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Axcera offers distributed transmission technology

The DXA2B Distributed Transmission Adaptor (DTA) was introduced at this year's NAB. This adaptor is installed downstream from the SMPTE310 source. The output of the DXA2B is a slightly modified SMPTE 310 signal. The DTA replaces SMPTE 310 null packets with packets that contain the main ATSC modulator source’s trellis coder and pre-order states. The DTA determines this by using its own ATSC encoding model to determine the initial states of the master ATSC modulator. The modified SMPTE 310 signal is then fed to the slave transmitters via STL or other links.

Distributed Signal Adapter ensures that all slave transmitters produce the same modulated RF envelope.

ATSC modulators output states are not deterministic. Fed the same input data ATSC modulators usually come up with different symbol sequences. The ATSC standard does not impose any particular value upon the initial states of the modulators trellis coder, pre-coder, and the insertion points of the field sync, which occurs once every 312 MPEG packets. The slave modulators use the added data to set the initial states of its modulators. The timing of each modified SMPTE 310 stream fed out to each slave can also be changed in time so that all are in sync no matter what the path propagation time to each slave is.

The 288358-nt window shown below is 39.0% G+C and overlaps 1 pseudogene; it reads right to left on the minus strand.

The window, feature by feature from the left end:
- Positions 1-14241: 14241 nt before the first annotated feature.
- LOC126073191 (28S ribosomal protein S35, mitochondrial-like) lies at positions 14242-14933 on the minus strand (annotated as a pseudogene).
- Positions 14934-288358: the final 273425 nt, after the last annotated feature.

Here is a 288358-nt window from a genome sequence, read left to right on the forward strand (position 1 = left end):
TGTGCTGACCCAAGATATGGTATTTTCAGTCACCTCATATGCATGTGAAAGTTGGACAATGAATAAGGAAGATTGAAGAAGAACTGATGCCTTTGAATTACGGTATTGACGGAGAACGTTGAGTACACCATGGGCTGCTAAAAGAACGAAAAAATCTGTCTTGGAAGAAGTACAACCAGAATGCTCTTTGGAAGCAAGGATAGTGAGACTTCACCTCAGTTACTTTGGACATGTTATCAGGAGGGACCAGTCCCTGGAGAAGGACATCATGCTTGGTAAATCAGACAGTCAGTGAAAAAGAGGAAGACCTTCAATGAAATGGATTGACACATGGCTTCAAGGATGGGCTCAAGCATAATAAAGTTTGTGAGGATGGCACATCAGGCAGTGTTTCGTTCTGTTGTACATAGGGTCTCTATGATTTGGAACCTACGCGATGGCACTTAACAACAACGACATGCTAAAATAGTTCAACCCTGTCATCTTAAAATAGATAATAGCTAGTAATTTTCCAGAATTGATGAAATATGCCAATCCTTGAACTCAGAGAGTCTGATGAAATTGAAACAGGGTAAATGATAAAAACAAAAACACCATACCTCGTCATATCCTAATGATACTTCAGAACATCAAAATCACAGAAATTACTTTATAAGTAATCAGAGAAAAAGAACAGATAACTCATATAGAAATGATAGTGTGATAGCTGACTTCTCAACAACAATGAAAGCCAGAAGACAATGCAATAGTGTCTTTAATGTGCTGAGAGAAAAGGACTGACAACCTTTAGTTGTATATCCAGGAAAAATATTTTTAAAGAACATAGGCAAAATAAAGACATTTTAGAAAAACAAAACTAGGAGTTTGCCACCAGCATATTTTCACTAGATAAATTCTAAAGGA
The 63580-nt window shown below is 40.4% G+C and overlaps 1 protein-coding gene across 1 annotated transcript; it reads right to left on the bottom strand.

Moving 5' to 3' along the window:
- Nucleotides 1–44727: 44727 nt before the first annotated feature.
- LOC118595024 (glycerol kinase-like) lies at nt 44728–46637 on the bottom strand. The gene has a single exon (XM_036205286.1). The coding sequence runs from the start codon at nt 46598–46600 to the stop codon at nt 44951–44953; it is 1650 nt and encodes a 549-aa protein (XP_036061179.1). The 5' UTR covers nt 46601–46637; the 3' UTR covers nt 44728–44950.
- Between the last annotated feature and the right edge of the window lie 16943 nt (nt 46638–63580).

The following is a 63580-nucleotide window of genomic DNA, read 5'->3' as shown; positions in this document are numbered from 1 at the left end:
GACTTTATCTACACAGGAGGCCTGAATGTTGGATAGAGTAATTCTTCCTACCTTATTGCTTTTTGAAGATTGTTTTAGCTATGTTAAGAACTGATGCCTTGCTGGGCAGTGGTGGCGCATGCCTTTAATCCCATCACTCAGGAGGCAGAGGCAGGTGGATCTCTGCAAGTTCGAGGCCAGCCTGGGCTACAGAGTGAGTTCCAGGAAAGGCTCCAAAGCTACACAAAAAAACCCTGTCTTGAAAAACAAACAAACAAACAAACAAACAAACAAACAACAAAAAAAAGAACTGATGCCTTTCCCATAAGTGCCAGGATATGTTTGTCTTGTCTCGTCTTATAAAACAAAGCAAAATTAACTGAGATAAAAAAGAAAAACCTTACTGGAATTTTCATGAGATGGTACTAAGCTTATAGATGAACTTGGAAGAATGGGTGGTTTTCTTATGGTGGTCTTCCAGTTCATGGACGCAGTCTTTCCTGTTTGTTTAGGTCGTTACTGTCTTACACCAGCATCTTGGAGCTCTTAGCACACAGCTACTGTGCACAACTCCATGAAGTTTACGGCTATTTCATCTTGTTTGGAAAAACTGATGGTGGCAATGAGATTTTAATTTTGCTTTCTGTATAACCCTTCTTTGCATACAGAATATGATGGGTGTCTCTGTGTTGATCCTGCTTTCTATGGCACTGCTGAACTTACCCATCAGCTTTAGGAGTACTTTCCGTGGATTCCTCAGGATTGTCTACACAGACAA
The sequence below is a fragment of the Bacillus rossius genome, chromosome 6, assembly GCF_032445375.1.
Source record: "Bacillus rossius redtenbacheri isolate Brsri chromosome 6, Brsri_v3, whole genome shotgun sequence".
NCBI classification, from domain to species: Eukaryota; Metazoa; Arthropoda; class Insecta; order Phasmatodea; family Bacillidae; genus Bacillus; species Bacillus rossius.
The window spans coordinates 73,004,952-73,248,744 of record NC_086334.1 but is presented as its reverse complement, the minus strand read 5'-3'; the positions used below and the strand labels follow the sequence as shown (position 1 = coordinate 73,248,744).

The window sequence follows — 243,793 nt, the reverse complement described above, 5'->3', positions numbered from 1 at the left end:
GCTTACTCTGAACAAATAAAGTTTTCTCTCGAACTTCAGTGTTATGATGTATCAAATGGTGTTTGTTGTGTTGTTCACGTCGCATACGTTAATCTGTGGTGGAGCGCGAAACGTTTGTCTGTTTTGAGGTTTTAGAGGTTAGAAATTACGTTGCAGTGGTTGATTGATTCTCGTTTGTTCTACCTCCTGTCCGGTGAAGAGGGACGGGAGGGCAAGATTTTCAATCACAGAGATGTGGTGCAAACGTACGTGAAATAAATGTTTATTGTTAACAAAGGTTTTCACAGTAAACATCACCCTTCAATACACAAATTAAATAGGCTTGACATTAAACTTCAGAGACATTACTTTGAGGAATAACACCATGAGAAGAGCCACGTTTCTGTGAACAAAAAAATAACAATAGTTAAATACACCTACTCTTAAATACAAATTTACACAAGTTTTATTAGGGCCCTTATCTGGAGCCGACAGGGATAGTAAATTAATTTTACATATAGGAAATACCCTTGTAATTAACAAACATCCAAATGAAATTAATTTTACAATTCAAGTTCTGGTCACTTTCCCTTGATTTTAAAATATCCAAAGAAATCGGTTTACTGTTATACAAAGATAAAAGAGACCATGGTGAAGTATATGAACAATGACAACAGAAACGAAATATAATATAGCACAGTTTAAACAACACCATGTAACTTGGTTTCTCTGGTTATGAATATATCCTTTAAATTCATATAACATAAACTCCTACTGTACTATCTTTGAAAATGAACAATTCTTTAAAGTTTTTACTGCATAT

With all transmitters producing the same envelope or symbol sequence there will be signal augmentation at the receiver and no chance of one transmitter actually “jamming” another. This system could allow ATSC coverage to be arranged as “cells” and even eliminate the need for a single large transmitter and associated facility.

Axcera points out that this is a major step past the synchronous booster approach. A synchronous booster receives a signal from the main transmitter, usually down-converts the received signal to an intermediate frequency, and then is converted back to the channel frequency using the same local oscillators. Thus it is on the same frequency but with a time delay. Synchronous boosters require substantial isolation between their transmit and receive antennas to avoid regeneration. This fact often limits the possible power out of the booster.

Axcera is currently working on a project with WPSX-DT in State College, PA in which they are implementing a distributed transmission network. This is being done on an experimental license and is the only network of its type.

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